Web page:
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Plant and Soil

, Volume 409, Issue 1–2, pp 419–434 | Cite as

Influence of root and leaf traits on the uptake of nutrients in cover crops

  • Marina WendlingEmail author
  • Lucie Büchi
  • Camille Amossé
  • Sokrat Sinaj
  • Achim Walter
  • Raphaël Charles
Open Access
Regular Article

Abstract

Aims

Cover crops play an important role in soil fertility as they can accumulate large amounts of nutrients. This study aimed at understanding the nutrient uptake capacity of a wide range of cover crops and at assessing the relevance of acquisition strategies.

Methods

A field experiment was conducted to characterize 20 species in terms of leaf and root traits. Plant traits were related to nutrient concentration and shoot biomass production with a redundancy analysis. Acquisition strategies were identified using a cluster analysis.

Results

Root systems varied greatly among cover crop species. Five nutrient acquisition strategies were delineated. Significant amounts of nutrients (about 120 kg ha−1 of nitrogen, 30 kg ha−1 of phosphorus and 190 kg ha−1 of potassium) were accumulated by the species in a short period. Nutrient acquisition strategies related to high accumulations of nutrients consisted in either high shoot biomass and root mass and dense tissues, or high nutrient concentrations and root length densities. Species with high root length densities showed lower C/N ratios.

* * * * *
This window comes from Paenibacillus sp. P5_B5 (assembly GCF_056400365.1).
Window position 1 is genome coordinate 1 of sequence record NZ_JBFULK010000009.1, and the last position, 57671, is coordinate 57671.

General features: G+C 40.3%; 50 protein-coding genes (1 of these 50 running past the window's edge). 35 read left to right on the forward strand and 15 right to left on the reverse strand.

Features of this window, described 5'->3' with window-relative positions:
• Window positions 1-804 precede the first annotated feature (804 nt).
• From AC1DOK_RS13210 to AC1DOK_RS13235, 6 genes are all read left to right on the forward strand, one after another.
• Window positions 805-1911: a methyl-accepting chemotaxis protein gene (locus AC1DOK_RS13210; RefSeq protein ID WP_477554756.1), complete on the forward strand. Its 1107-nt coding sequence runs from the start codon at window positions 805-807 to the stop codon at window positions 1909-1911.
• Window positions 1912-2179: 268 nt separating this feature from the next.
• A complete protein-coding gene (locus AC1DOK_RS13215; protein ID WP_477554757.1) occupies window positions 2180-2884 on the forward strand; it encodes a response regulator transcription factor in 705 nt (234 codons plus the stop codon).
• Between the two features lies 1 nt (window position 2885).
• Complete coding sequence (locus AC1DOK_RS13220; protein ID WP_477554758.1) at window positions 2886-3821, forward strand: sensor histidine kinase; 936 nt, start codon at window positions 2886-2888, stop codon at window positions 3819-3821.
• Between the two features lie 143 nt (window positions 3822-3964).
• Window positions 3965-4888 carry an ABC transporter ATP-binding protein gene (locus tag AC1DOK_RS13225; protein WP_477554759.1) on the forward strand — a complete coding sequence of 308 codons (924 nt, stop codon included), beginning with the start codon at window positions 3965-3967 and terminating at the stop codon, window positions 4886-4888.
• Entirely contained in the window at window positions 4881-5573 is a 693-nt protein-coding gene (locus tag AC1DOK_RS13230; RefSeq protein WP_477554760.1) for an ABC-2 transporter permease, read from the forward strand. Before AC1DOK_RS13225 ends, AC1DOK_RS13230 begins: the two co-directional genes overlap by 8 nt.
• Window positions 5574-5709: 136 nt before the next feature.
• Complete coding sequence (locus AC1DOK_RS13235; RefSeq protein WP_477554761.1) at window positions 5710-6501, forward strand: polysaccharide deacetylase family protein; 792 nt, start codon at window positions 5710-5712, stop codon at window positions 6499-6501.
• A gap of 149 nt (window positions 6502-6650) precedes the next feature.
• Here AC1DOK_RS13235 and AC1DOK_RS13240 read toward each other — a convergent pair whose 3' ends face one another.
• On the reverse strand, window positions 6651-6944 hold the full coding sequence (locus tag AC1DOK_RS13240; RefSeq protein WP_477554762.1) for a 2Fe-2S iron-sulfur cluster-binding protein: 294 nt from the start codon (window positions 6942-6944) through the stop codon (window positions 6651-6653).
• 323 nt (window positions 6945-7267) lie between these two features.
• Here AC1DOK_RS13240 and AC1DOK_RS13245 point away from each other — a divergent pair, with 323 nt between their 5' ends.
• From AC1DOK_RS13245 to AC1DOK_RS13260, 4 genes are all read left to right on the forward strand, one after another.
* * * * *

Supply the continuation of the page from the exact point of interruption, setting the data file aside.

Conclusions

The same amounts of nutrients were accumulated by groups with different acquisition strategies. However, their nutrient concentrations offer different perspectives in terms of nutrient release for the subsequent crop and nutrient cycling improvement.

Keywords